After a client has been booked, instead of sitting on their haunches waiting for the date or wiping their hands after the print delivery, TriCoast puts together a list of "reminders" to send, with the message that they're thinking about their clients. "If we discovered they like chocolate, we send a box of chocolates with a note a few weeks after we book them," Fulton says. "Proof albums might be delivered with a deck of playing cards featuring an image on the card backs specifically for the groom. We'll write If she ever lets you play cards again, use these!' You can't forget the groom--while it's the bride's day, he can help swing the final decision if they're shopping for photographers. Make sure he knows you care about him, too."
Delivering the Goods
Miller's is usually TriCoast's vendor of choice, for everything from prints to press-printed books, and even for the personalized playing cards and other fun items. "I trust the folks at Miller's," says Fulton. "They've never let us down, and in this business that means a lot. We also love Collages.net--we love the way images are presented there. But really, there's no product out there that we will deny a client--we'll use the company best suited for the job every time."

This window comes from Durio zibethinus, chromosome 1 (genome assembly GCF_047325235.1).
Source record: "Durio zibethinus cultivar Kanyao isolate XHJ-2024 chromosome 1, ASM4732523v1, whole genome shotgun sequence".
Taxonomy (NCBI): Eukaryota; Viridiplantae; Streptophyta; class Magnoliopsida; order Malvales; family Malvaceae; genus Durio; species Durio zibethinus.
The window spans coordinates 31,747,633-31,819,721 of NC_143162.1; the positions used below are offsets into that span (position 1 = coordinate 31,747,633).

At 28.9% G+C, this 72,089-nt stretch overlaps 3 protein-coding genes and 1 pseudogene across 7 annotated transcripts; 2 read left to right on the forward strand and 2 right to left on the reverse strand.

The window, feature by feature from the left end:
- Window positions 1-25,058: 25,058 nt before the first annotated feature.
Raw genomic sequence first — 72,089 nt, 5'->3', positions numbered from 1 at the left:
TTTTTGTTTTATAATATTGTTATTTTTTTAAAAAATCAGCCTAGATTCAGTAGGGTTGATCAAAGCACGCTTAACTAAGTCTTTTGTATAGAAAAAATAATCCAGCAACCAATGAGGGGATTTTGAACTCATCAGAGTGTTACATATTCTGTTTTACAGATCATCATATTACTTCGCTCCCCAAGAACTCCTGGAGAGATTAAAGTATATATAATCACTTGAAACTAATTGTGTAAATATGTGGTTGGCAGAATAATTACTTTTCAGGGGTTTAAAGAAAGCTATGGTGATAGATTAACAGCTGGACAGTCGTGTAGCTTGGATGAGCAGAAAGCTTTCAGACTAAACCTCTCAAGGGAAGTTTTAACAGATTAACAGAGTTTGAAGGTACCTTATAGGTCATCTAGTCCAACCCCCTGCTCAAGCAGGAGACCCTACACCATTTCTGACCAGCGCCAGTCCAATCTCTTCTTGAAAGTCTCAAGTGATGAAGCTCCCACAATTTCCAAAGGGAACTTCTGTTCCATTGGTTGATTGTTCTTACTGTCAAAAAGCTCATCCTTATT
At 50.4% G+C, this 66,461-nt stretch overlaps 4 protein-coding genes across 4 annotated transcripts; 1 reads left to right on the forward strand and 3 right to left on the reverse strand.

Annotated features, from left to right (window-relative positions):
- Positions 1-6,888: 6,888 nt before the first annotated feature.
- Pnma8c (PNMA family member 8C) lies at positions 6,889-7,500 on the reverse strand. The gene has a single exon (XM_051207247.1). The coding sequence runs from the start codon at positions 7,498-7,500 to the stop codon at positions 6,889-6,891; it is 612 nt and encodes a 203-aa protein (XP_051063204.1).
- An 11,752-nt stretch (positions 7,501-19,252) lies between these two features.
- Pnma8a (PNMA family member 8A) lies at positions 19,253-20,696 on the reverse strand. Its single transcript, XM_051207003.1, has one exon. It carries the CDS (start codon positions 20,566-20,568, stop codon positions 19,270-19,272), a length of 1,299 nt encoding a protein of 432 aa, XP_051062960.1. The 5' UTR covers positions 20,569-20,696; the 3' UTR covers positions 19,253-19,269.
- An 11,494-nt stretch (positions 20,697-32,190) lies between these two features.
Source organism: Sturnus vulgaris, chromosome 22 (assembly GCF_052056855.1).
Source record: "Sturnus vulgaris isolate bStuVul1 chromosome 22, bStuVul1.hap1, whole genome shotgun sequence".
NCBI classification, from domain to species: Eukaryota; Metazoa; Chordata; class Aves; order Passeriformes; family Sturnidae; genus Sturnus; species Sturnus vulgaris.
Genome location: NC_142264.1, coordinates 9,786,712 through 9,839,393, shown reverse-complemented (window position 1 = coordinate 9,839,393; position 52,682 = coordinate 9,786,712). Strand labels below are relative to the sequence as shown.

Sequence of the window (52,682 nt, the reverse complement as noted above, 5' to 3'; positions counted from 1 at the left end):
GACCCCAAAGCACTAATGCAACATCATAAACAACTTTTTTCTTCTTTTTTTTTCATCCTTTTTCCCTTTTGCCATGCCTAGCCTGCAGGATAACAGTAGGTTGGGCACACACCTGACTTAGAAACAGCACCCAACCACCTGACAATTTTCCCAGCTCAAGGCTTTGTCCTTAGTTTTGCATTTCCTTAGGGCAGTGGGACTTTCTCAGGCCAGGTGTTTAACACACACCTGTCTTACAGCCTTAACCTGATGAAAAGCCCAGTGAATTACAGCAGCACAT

While there are plenty of software packages that allow photographers to assemble fantastic albums, TriCoast usually prefers to design the pages themselves and put them into the press-printed books. This allows for colors to match backgrounds, and theme and brush-stroke consistency. Specific requests are honored no matter the vendor.
Fulton concludes with the final item in every delivery to his clients and hopes readers won't cringe at the generosity. "We even give each client a full set of the final, watermarked images at 500 pixels x 500 pixels," he says. "Don't deny yourself that opportunity--let your clients market for you. We want clients to put the shots on Facebook; we want them to email them around. Their friends are going to get married, too, so the more folks that see our work the better, even if they're not competition-worthy shots. We know that if we have just average' images but the clients loved us, they'll talk about us and spread our brand. Remember--it's the importance of the experience!"
See more of TriCoast Photography's work at www.tricoastphoto.com
TriCoast Photography's Gear Box
Canon EOS 5D and 5D Mark II; EOS 30D; EOS 40D; EOS 50D; EOS 10D (IR converted); EOS 1D Mark II and ID Mark III; 24-70mm L, 16-35mm L, 70-200mm L IS, 100-400mm L IS, 24mm L, 50mm L, 15mm fisheye, 100mm Macro lenses; 580 EX flash
Denny Mfg. Zebra lights
PX Radio Popper units
Larson soffboxes (all sizes & reflectors)
Denny Mfg. Freedom Cloth backdrops
Think Tank, Lowepro, and Denny bags
Slik carbon fiber monopods
Denny Mfg. monopods
Millers Professional Imaging (lab, albums)
Collages.net (lab, online hosting/sales, albums)
PC & MAC computers
Drobo storage devices
Adobe Photoshop and Lightroom
HP and Canon printers